Sonia leads march against intolerance
| Wednesday, November 4, 2015 - 09:26
New Delhi: Congress president Sonia Gandhi on Tuesday led a protest march against forces of "bigotry and intolerance", and accused Prime Minister Narendra Modi of "silence" on the issue. The BJP dismissed the allegation saying Modi has been "the most powerful voice against bigotry and in support of harmony".
Gandhi led the protest march by the party from parliament to Rashtrapati Bhavan and mounted a strong attack on Modi.
She urged President Pranab Mukherjee to use the authority of his office to tell Modi that his "silence" over incidents of intolerance was "unacceptable".
Finance Minister Arun Jaitley rejected the Congress allegations about intolerance and said there was an atmosphere of harmony. He said the country has never been and will never be intolerant.
BJP spokesperson M.J. Akbar accused the Congress of being "politically and morally bankrupt" and "of playing with fire by stoking up sectarian passions for electoral gains through projection of falsehoods".
In its memorandum, the Congress expressed its gratitude to the president for speaking out strongly and unequivocally against the forces of prejudice, bigotry and intolerance, but expressed its regret that the prime minister "has not deemed it fit to do so".
"Worse, his council of ministers continues to harbour individuals who are contributing heavily to spreading hate and divisiveness. No action has been taken against them for their provocative statements and actions," the memorandum said.
The party said India was being set on the path of an illiberal democracy, "whose very spirit is sought to be snuffed out, a democracy, where civil discourse is being vitiated and where intellectual freedom is being stifled".
Noting that it was a matter of grave concern for all Indians, the party said the prime minister's "silence and inaction, has only conveyed the impression that the condones all that has been happening".
"We would like to humbly request the honourable Rashtrapati ji to use the political and moral authority of his office to impress upon the prime minister that this is unacceptable," the party said.
The nearly one-km march included senior leaders of the Congress including party vice president Rahul Gandhi, former prime minister Manmohan Singh, Leader of Opposition in the Rajya Sabha Ghulam Nabi Azad and Leader of Congress in the Lok Sabha Mallikarjun Kharge.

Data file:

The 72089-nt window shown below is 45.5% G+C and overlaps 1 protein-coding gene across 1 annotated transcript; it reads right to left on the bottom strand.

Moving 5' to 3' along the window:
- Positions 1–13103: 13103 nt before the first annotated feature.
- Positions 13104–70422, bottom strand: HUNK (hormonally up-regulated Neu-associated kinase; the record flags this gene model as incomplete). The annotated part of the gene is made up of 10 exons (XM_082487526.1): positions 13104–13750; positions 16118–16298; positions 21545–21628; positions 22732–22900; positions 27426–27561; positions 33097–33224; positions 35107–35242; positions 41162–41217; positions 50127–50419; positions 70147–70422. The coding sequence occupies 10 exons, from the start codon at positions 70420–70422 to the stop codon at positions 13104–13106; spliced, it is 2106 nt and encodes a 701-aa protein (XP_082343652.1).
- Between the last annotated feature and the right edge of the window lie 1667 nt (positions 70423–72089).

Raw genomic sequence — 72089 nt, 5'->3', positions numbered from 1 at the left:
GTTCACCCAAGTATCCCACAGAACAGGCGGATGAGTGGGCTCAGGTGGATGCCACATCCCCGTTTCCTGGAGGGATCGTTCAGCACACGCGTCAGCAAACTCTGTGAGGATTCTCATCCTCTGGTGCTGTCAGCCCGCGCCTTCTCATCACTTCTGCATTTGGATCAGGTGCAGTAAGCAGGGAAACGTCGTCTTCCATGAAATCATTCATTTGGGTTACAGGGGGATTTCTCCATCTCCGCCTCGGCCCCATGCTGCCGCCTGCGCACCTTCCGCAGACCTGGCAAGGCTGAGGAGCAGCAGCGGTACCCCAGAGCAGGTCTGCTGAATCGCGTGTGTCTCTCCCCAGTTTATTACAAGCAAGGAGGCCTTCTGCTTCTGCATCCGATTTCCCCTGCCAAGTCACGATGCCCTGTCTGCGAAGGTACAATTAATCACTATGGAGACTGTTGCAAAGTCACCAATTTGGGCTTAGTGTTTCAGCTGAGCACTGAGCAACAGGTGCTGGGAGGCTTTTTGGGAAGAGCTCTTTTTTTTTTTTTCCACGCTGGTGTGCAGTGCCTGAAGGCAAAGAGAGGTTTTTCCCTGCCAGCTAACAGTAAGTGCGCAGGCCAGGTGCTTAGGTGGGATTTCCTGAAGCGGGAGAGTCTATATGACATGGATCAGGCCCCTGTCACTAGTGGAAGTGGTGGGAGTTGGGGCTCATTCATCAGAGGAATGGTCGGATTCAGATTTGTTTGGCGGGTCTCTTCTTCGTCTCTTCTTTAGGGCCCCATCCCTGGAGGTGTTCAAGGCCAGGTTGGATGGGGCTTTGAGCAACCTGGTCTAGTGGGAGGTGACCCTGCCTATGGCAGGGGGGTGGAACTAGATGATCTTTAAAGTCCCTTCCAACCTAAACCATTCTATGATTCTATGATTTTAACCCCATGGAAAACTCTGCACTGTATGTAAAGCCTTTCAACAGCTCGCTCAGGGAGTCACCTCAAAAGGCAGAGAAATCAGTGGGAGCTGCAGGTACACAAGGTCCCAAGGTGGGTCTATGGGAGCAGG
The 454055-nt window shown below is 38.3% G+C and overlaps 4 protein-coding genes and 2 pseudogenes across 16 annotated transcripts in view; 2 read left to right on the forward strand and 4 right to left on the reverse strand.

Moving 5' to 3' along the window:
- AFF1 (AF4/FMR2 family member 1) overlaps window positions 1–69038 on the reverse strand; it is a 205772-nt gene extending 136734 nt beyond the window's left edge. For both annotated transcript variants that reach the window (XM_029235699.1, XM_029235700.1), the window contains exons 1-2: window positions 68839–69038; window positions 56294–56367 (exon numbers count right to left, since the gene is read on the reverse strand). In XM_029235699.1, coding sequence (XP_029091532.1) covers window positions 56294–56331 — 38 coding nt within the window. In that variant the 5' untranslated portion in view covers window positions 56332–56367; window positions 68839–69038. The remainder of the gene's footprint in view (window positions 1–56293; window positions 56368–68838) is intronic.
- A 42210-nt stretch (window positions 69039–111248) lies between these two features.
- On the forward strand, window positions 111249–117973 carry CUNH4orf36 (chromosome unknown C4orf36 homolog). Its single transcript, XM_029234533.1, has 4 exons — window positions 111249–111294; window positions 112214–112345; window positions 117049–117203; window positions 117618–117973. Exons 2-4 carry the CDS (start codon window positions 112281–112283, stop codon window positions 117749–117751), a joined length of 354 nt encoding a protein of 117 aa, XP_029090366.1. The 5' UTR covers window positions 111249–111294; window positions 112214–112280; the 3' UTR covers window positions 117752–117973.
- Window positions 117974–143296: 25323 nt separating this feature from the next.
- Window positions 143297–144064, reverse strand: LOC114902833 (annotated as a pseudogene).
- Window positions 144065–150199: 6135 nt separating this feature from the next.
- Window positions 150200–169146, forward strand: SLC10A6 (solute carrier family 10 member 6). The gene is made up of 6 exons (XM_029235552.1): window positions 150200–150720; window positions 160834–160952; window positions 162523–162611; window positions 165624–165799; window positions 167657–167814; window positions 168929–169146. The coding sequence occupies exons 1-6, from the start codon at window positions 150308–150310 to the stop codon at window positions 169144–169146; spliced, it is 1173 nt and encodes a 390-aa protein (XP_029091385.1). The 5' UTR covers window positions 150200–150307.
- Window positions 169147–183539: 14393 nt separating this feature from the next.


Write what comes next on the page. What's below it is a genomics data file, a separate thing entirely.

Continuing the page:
It also included members of the Congress Working Committee, party office bearers, sitting and former parliamentarians. Many of them were carrying placards.
Talking to reporters, Sonia Gandhi said the incidents taking place were "not small" and part of a deliberate attempt to show who was in control.
"The ruling class is attacking the basic Indian thought. Intolerance is being promoted to hide incompetence."
"The president has expressed his views but the prime minister is silent. This makes one thing clear that all this has his approval," Sonia Gandhi said.
"We will fight these forces with our full might," she added.
The Congress memorandum accused sections of the ruling establishment of creating a growing atmosphere of fear, intolerance and intimidation.
"A sinister campaign has been unleashed to create social and communal tension with the objective of polarising our society. The pluralistic character of our society is under assault," the party said.
The Congress said distinguished men and women from various walks of life have raised their voices of protest against the growing intolerance, "but senior ministers have belittled these actions in characteristically intemperate manner".
Rahul Gandhi also attacked Modi and suggested that Jaitley should visit villages to see what was going on.
Asked about Jaitley's comment that protests against intolerance were "manufactured", he said "the RSS and BJP people are manufacturing these incidents".
Jaitley, who talked to media persons here, said it was not fair to create an issue due to political reasons and then link it to the government.
He said incidents of crime had taken place in states ruled by opposition parties.
He said there was no justification in the returning of awards and the situation was absolutely peaceful.
The finance minister added that India as a liberal democracy was committed to peaceful co-existence.
Akbar in a statement said that "the most powerful voice against bigotry and prejudice, and in support of harmony as the bedrock of our nation's civilizational values, has been that of prime minister".
Attacking the Congress, he said "a fading dynasty" was seeking to retain "marginal relevance at a time when it is facing utter disaster"